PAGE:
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    • Honestly, I would not trust the school to provide a gluten-free meal except for fruit, salads, veggies, etc. I sub in a school cafeteria and I swear everything is breaded or on bread. Utensils are shared. They're very clean but unless you have a very knowledgeable person in there, I just wouldn't chance it. I found a slim Jim type snack that says gluten-free on it. If you want to give me your email or FB account, I can send you some very valuable info on 504's though. They carry the student right through college. I kept a copy of what a friend wrote about her daughter being in a sorority and just how the 504 helped immensely. But, I would definitely get one and still be prepared to pack a lunch. All our meals are delivered frozen and we just hear them up. If your school actually fixes food, that's different. 
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    • Hi Nobody, Welcome to the forum!  I noticed you said you have been avoiding wheat products.  That's good, but are you avoiding rye and barley also?  Wheat, rye, and barley are the 3 grains that cause reactions in celiac patients.  About 10% also react to oats. If you haven't had the full celiac antibodies test panel, it might be worthwhile getting that done now.  The ttg is just a basic test and is generally followed up by an endoscopy or the full celiac panel. I wouldn't worry a lot about getting cancer.  That doesn't happen often. It is possible some of the other grains you might be eating are contaminated.  A group did a test on several off the shelf products a few years ago that would not normally be thought of as having gluten and found some actually did have low levels of gluten.  Things like corn meal for example.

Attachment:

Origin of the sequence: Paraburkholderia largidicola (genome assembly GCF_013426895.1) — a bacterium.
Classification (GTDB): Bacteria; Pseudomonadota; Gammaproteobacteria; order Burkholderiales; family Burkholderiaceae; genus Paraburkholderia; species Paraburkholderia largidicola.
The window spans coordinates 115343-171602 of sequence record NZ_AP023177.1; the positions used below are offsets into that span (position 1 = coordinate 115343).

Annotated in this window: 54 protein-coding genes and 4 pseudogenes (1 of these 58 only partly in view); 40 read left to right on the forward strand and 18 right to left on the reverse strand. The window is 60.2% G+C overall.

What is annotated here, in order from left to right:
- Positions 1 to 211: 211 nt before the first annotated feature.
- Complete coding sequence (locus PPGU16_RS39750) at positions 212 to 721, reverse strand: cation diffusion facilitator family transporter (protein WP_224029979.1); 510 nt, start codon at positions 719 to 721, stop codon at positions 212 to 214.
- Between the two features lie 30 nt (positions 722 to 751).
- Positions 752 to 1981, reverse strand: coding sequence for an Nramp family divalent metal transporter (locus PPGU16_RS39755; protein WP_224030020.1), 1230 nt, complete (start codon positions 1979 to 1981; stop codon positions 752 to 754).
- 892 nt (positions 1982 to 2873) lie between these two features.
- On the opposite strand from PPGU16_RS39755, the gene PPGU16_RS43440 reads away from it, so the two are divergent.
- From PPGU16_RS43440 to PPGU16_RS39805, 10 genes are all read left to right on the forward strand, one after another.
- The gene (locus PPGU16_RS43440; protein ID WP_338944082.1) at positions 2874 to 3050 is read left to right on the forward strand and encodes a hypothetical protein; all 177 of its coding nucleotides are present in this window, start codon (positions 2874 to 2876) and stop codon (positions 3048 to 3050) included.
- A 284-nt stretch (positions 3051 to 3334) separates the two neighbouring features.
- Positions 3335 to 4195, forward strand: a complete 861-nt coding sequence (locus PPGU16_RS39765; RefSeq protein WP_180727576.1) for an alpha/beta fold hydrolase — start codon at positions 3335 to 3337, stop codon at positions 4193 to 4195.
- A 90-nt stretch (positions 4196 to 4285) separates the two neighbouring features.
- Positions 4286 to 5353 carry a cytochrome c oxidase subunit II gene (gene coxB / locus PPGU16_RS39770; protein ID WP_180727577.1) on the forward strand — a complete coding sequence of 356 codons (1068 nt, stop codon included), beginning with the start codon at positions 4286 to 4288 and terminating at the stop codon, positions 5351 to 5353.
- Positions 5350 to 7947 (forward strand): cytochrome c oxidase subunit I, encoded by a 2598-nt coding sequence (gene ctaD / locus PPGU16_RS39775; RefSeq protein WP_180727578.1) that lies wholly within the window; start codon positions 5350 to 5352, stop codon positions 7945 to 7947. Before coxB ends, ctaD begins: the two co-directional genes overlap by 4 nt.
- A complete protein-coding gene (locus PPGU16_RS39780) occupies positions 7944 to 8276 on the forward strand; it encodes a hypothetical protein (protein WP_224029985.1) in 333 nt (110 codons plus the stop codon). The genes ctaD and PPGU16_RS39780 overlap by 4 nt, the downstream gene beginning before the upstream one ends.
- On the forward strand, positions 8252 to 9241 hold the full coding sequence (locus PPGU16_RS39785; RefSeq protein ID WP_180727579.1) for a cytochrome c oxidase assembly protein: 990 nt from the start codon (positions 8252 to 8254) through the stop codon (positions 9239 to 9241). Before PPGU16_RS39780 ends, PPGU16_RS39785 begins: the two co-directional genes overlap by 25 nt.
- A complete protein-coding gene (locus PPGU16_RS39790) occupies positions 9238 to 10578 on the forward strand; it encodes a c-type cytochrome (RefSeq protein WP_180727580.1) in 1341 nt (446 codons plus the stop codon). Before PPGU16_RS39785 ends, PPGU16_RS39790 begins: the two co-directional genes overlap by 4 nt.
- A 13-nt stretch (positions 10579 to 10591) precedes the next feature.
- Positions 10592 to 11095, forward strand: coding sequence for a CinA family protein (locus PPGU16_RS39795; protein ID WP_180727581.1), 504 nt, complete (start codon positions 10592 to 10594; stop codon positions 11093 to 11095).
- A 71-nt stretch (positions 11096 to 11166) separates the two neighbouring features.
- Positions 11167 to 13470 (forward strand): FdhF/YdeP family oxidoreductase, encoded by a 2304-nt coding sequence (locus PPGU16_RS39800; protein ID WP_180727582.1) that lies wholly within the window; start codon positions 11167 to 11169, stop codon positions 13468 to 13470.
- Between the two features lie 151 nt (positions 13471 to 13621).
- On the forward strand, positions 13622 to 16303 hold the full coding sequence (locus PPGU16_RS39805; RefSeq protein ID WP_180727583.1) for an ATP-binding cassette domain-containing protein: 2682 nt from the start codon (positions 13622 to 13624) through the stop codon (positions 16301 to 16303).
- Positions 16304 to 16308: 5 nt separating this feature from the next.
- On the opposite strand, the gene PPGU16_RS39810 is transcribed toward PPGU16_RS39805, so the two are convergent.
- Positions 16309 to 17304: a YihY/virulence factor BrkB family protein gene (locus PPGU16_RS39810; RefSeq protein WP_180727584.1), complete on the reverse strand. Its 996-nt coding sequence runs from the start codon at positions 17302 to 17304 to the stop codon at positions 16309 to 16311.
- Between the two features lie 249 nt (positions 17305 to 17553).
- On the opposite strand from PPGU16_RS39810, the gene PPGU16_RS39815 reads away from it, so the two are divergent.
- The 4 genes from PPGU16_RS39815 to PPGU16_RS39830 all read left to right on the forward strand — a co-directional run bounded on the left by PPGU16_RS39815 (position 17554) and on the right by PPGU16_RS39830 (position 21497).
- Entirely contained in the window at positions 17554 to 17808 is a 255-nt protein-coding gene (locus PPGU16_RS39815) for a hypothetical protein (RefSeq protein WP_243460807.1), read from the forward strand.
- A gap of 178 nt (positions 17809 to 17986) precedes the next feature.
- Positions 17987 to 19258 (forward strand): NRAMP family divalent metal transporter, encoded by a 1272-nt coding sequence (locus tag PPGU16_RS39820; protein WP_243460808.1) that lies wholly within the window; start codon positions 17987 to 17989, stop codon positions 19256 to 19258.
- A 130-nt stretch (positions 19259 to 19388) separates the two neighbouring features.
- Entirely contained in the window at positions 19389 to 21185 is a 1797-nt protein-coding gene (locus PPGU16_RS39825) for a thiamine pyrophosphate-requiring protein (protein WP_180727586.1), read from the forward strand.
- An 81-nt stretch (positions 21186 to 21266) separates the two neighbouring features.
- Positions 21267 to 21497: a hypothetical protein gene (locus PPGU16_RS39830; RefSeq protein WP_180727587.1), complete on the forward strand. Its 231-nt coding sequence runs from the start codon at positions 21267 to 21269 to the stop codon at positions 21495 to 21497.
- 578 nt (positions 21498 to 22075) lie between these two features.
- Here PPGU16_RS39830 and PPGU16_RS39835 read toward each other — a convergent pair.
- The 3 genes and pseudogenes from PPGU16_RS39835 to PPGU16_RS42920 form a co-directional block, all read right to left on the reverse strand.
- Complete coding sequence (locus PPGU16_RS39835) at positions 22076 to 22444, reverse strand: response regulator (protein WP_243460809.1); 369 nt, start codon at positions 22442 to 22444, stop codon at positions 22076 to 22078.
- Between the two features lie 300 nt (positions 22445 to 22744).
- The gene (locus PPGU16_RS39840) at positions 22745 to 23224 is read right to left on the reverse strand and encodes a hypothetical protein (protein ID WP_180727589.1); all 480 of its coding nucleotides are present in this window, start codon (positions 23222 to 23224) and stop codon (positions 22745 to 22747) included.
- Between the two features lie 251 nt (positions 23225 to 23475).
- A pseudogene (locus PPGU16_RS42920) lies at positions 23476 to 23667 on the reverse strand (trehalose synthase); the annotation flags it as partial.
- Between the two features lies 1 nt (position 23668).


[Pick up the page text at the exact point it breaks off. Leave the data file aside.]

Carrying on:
• I can not help you with the the 504 plan, but I do know that I would do it.  My daughter is 15 and so far has tested negative for celiac disease, but in the event she does test positive, she will need a 504 plan to help keep her safe.  I am sure other parents will chime in.  This topic has come up repeatedly.  Until then, try a search with the forum.  Lots of people have posted with their comments and experiences.   As far as lunch is concerned, my kid has not purchased a school lunch since the 1st grade.  She says they are gross.  (Poor me!).  But, I would not trust the school to provide a gluten-free lunch.  Sure, they are required by law, but let's face it, who is working in the kitchens, ordering, etc?  I am on a University campus and have called out food service for not following gluten-free safe practices!    I would pack a lunch, at least until her health has stabilized.  The 504 plan is great for extra trips to the bathroom and hand washing.  It provides some protection in the classroom.   Keep advocating for her Mom!  You are doing a great job!